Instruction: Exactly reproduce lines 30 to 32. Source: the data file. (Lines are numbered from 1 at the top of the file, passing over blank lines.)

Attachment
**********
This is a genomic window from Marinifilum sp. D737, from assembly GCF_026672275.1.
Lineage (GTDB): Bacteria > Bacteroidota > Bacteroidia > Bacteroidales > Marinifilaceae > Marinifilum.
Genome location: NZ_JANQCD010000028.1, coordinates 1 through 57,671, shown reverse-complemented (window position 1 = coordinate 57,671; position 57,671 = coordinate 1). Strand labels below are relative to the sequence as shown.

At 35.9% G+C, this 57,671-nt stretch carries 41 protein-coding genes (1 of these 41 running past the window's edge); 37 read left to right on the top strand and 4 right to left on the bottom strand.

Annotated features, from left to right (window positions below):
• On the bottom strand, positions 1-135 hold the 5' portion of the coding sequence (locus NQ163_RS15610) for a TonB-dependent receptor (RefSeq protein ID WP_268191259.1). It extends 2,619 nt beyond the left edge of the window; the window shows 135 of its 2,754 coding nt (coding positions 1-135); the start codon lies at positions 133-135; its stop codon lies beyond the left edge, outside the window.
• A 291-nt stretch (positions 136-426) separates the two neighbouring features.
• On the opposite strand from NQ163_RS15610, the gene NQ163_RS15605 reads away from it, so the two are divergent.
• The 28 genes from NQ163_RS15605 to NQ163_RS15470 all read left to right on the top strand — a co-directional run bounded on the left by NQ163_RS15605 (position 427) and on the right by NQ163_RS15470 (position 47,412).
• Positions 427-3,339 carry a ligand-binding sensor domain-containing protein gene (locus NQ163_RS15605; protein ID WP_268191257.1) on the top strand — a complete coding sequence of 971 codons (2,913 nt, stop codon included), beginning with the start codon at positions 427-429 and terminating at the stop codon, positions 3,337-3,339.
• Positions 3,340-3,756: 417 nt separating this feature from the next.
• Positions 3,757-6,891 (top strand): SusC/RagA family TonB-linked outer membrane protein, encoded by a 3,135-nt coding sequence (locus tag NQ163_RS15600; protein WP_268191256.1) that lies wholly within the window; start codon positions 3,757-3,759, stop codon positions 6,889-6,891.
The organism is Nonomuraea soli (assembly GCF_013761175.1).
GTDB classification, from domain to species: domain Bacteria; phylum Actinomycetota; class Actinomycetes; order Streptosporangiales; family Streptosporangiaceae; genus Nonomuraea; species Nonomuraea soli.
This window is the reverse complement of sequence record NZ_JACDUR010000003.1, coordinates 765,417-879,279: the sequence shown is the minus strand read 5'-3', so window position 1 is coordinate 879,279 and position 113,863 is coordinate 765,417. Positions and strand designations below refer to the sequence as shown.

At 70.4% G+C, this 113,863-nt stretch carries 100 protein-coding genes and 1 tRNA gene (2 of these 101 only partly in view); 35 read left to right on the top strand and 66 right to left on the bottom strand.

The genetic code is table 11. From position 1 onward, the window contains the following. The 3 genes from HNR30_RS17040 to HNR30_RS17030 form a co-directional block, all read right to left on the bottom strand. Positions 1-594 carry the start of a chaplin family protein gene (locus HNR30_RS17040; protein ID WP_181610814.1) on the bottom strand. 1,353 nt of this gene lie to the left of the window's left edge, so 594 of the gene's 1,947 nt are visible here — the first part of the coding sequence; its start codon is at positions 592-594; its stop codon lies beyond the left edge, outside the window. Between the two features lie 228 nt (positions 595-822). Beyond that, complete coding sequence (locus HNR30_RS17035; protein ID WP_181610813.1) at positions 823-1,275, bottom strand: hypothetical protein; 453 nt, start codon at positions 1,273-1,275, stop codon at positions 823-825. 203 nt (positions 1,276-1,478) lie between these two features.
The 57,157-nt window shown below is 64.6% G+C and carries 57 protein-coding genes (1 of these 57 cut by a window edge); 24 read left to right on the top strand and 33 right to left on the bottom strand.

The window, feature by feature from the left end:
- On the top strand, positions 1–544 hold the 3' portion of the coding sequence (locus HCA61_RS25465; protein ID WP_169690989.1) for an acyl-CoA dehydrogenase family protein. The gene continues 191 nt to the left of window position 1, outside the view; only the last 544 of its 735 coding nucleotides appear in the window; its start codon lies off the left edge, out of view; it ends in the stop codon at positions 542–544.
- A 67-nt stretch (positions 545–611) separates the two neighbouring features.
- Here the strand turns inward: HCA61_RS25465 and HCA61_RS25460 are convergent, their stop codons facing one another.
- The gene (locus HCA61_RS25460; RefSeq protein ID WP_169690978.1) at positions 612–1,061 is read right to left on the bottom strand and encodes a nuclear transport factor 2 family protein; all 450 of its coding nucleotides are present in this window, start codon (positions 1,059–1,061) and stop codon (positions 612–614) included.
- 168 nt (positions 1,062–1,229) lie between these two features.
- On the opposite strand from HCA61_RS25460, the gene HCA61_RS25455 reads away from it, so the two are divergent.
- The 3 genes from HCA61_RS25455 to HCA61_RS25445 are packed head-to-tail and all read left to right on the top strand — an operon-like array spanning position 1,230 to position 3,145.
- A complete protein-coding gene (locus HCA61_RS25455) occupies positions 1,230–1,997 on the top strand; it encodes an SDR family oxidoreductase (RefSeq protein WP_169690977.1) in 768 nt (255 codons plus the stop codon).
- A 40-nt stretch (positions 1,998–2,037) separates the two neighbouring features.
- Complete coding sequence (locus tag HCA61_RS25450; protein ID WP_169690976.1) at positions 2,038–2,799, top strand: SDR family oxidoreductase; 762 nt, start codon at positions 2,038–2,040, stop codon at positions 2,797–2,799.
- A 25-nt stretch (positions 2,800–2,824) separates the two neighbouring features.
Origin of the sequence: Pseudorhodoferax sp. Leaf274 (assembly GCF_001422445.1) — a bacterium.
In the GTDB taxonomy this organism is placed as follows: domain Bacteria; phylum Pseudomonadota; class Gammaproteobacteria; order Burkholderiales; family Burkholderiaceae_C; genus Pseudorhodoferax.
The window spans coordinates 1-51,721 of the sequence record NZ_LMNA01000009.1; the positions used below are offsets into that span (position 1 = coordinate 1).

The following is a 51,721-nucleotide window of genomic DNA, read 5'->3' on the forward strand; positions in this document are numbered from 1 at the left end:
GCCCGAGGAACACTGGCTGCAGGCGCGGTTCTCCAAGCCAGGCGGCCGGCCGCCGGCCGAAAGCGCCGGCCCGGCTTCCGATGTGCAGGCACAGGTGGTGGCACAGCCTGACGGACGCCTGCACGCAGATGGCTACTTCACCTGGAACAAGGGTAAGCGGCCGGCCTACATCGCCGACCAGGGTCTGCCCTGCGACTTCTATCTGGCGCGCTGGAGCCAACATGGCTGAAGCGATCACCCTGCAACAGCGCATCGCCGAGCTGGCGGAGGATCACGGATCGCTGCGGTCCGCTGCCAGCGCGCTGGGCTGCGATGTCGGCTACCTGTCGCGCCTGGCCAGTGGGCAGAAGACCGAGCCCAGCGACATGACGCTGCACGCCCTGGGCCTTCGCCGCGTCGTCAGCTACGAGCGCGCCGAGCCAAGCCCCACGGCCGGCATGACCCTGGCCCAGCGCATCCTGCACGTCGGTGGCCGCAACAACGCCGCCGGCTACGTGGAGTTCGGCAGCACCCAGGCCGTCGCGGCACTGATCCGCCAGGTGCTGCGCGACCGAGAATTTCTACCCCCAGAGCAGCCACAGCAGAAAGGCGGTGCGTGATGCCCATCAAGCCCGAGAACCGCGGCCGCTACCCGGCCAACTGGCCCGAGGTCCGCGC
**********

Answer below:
- A 25-nt stretch (positions 2,800–2,824) separates the two neighbouring features.
Origin of the sequence: Pseudorhodoferax sp. Leaf274 (assembly GCF_001422445.1) — a bacterium.
In the GTDB taxonomy this organism is placed as follows: domain Bacteria; phylum Pseudomonadota; class Gammaproteobacteria; order Burkholderiales; family Burkholderiaceae_C; genus Pseudorhodoferax.